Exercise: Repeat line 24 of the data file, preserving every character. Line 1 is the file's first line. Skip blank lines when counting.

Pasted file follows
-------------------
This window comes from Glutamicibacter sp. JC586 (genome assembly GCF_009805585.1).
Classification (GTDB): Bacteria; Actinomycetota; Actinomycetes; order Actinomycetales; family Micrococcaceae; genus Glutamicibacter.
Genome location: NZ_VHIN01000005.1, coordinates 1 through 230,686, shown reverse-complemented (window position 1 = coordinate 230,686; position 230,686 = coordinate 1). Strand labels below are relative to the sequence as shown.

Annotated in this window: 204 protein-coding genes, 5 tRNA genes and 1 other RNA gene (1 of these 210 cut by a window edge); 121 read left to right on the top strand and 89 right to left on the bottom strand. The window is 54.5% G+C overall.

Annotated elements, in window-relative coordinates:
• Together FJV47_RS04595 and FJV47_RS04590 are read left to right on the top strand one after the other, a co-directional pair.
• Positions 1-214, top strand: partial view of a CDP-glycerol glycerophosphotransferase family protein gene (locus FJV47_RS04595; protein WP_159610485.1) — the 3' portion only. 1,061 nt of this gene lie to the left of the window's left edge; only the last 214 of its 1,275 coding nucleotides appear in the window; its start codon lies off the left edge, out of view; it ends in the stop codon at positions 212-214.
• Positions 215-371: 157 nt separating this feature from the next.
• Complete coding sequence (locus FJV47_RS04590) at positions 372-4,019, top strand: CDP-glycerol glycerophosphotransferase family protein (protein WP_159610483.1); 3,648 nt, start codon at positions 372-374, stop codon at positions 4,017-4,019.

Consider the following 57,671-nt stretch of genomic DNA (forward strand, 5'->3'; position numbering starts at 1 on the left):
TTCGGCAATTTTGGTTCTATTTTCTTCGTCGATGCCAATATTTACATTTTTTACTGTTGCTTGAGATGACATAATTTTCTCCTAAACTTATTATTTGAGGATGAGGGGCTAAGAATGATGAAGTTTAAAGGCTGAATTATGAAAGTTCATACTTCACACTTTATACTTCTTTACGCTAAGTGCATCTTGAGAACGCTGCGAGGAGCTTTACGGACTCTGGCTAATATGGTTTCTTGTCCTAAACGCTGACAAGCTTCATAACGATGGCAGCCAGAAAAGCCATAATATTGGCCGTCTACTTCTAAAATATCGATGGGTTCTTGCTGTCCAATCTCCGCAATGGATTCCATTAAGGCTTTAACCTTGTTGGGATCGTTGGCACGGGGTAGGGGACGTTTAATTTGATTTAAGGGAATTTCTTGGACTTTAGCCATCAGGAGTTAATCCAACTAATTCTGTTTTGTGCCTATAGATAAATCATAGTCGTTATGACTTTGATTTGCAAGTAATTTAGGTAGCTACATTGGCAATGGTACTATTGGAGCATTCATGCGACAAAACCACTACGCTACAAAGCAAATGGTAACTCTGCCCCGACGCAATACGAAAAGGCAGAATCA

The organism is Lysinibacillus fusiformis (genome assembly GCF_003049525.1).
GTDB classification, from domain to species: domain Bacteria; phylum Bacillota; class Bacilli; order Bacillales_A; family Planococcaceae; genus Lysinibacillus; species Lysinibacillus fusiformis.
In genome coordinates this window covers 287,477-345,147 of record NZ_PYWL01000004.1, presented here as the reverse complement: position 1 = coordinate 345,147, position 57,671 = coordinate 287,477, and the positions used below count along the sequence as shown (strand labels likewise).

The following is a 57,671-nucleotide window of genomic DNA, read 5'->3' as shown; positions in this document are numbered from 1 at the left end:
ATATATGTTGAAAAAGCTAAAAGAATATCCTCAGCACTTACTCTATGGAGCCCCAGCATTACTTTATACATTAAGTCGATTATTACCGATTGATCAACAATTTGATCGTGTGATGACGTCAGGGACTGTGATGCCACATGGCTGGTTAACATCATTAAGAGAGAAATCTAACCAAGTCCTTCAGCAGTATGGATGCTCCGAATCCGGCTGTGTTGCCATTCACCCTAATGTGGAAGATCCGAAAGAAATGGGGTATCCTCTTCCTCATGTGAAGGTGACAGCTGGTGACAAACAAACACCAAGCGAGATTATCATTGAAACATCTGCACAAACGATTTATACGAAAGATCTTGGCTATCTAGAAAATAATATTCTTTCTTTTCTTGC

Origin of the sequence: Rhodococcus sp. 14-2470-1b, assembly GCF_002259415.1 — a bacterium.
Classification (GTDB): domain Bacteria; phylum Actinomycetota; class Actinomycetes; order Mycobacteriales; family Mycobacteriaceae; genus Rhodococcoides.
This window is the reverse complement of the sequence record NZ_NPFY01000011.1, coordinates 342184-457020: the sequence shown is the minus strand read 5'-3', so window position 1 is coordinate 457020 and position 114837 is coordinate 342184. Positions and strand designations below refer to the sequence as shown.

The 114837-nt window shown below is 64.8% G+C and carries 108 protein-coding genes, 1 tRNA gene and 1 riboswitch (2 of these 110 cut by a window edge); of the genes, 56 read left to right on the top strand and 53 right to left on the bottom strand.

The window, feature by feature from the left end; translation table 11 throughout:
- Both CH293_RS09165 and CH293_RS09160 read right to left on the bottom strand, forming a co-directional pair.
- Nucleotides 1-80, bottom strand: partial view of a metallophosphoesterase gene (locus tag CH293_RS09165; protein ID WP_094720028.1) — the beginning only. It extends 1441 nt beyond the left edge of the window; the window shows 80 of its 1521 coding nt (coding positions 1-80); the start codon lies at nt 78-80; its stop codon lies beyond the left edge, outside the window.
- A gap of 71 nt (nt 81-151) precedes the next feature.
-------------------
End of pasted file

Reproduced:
- A gap of 71 nt (nt 81-151) precedes the next feature.